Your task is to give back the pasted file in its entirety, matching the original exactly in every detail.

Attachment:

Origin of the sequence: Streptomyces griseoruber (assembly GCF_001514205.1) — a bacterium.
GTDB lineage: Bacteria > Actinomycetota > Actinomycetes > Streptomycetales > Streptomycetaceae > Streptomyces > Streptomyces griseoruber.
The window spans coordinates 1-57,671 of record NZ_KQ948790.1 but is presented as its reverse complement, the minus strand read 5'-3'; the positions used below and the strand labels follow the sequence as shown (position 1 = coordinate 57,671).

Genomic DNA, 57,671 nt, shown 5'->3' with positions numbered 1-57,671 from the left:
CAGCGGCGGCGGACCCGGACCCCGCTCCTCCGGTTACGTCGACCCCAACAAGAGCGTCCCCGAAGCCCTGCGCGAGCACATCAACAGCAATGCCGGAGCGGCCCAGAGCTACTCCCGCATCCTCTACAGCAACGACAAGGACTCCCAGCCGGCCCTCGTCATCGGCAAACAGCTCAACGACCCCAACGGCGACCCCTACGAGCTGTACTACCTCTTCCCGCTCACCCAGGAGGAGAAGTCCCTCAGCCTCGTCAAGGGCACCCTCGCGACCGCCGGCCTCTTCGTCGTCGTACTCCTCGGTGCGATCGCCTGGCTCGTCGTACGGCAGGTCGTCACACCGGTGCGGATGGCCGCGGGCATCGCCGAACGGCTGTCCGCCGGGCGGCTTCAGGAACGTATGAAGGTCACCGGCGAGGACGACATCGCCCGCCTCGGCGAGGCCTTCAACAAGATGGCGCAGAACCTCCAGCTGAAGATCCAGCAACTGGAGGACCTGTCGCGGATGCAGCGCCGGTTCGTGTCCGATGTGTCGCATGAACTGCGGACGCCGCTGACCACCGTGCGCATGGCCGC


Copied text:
Origin of the sequence: Streptomyces griseoruber (assembly GCF_001514205.1) — a bacterium.
GTDB lineage: Bacteria > Actinomycetota > Actinomycetes > Streptomycetales > Streptomycetaceae > Streptomyces > Streptomyces griseoruber.
The window spans coordinates 1-57,671 of record NZ_KQ948790.1 but is presented as its reverse complement, the minus strand read 5'-3'; the positions used below and the strand labels follow the sequence as shown (position 1 = coordinate 57,671).

Genomic DNA, 57,671 nt, shown 5'->3' with positions numbered 1-57,671 from the left:
CAGCGGCGGCGGACCCGGACCCCGCTCCTCCGGTTACGTCGACCCCAACAAGAGCGTCCCCGAAGCCCTGCGCGAGCACATCAACAGCAATGCCGGAGCGGCCCAGAGCTACTCCCGCATCCTCTACAGCAACGACAAGGACTCCCAGCCGGCCCTCGTCATCGGCAAACAGCTCAACGACCCCAACGGCGACCCCTACGAGCTGTACTACCTCTTCCCGCTCACCCAGGAGGAGAAGTCCCTCAGCCTCGTCAAGGGCACCCTCGCGACCGCCGGCCTCTTCGTCGTCGTACTCCTCGGTGCGATCGCCTGGCTCGTCGTACGGCAGGTCGTCACACCGGTGCGGATGGCCGCGGGCATCGCCGAACGGCTGTCCGCCGGGCGGCTTCAGGAACGTATGAAGGTCACCGGCGAGGACGACATCGCCCGCCTCGGCGAGGCCTTCAACAAGATGGCGCAGAACCTCCAGCTGAAGATCCAGCAACTGGAGGACCTGTCGCGGATGCAGCGCCGGTTCGTGTCCGATGTGTCGCATGAACTGCGGACGCCGCTGACCACCGTGCGCATGGCCGC